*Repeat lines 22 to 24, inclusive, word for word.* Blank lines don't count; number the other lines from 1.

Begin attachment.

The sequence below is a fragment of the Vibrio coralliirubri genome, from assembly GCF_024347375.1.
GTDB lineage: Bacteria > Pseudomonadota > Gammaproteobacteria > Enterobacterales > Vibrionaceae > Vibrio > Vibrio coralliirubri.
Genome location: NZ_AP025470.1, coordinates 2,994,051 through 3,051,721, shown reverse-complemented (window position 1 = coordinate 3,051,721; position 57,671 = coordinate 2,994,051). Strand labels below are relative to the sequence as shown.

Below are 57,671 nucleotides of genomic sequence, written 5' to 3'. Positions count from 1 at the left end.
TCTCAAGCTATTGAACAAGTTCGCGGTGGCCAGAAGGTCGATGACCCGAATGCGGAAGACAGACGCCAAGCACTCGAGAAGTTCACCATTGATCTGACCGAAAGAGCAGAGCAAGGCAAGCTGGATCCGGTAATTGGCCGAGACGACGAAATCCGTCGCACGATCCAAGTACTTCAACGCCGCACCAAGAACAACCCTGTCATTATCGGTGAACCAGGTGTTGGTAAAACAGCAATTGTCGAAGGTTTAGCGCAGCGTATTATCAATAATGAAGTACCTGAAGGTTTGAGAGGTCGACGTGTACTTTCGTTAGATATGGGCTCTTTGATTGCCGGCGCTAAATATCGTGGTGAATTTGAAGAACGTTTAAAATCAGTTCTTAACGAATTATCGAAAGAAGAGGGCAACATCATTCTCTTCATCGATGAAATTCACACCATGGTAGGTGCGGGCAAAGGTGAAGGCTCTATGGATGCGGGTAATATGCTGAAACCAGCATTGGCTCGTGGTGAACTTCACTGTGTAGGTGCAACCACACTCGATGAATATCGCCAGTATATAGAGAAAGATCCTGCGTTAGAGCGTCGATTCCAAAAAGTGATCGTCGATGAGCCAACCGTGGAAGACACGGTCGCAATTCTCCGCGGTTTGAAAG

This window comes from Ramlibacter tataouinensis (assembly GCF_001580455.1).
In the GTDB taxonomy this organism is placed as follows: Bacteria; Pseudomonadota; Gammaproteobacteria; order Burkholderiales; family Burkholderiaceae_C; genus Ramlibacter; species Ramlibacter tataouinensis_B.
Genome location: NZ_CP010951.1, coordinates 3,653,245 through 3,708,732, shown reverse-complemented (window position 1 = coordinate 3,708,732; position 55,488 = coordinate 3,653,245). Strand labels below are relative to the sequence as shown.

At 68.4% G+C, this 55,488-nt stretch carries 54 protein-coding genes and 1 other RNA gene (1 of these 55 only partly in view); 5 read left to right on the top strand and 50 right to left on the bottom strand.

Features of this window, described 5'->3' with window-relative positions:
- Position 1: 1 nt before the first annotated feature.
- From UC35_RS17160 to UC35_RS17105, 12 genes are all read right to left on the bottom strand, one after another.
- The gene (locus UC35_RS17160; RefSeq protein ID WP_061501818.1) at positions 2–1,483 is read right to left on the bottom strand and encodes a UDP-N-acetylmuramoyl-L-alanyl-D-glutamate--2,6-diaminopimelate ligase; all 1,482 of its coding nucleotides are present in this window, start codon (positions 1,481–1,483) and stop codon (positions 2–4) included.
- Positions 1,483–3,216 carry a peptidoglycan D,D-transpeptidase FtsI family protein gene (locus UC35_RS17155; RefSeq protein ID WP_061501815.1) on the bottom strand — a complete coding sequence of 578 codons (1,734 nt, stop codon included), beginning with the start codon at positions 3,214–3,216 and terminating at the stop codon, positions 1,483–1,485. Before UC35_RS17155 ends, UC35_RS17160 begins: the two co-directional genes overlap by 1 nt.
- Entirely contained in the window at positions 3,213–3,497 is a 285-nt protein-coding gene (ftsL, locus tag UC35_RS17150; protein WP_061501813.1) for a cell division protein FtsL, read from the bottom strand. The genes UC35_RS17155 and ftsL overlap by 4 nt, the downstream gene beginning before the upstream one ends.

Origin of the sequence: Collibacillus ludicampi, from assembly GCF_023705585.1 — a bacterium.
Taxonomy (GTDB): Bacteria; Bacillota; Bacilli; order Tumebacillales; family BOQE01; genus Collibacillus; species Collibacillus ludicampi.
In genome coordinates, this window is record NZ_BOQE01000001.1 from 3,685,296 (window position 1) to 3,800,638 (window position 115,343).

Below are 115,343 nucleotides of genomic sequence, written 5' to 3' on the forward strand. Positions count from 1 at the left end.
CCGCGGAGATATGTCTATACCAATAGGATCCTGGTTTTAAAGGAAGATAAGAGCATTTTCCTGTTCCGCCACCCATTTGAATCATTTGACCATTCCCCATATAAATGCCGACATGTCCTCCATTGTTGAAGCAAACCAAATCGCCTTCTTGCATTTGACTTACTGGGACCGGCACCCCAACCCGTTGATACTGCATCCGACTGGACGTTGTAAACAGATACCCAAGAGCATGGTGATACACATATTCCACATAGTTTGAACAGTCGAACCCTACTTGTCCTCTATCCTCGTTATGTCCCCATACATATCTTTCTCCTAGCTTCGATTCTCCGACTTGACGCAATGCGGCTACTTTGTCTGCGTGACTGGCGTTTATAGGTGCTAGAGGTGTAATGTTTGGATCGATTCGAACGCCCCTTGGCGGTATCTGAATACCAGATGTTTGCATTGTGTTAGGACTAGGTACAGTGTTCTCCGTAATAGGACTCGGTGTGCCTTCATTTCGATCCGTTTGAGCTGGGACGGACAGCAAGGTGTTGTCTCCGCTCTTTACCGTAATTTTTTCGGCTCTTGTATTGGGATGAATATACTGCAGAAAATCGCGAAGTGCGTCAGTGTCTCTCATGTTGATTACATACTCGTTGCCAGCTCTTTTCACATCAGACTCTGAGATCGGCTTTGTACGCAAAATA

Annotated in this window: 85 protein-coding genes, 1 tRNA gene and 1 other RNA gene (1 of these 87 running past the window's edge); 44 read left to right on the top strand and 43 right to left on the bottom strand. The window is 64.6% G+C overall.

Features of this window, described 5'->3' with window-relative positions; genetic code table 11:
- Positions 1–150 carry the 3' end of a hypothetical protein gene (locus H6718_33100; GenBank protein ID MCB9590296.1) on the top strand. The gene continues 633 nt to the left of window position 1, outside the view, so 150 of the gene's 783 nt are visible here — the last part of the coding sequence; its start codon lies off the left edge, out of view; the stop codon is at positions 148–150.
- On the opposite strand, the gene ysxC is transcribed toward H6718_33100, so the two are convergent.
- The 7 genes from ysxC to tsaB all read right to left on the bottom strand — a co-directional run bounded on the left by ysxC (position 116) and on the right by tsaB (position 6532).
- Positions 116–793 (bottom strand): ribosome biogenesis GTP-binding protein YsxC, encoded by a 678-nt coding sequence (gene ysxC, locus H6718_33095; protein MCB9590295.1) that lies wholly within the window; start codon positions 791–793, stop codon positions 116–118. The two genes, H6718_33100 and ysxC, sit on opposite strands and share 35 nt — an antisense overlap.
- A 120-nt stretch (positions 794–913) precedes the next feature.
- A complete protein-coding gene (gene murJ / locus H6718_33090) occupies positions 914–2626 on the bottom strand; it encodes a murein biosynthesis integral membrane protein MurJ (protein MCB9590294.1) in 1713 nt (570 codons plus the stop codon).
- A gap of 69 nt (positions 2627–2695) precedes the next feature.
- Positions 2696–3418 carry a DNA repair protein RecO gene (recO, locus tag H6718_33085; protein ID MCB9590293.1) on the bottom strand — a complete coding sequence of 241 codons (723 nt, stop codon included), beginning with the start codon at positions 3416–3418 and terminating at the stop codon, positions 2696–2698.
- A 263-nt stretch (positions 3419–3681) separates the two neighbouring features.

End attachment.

Features of this window, described 5'->3' with window-relative positions; genetic code table 11:
- Positions 1–150 carry the 3' end of a hypothetical protein gene (locus H6718_33100; GenBank protein ID MCB9590296.1) on the top strand. The gene continues 633 nt to the left of window position 1, outside the view, so 150 of the gene's 783 nt are visible here — the last part of the coding sequence; its start codon lies off the left edge, out of view; the stop codon is at positions 148–150.
- On the opposite strand, the gene ysxC is transcribed toward H6718_33100, so the two are convergent.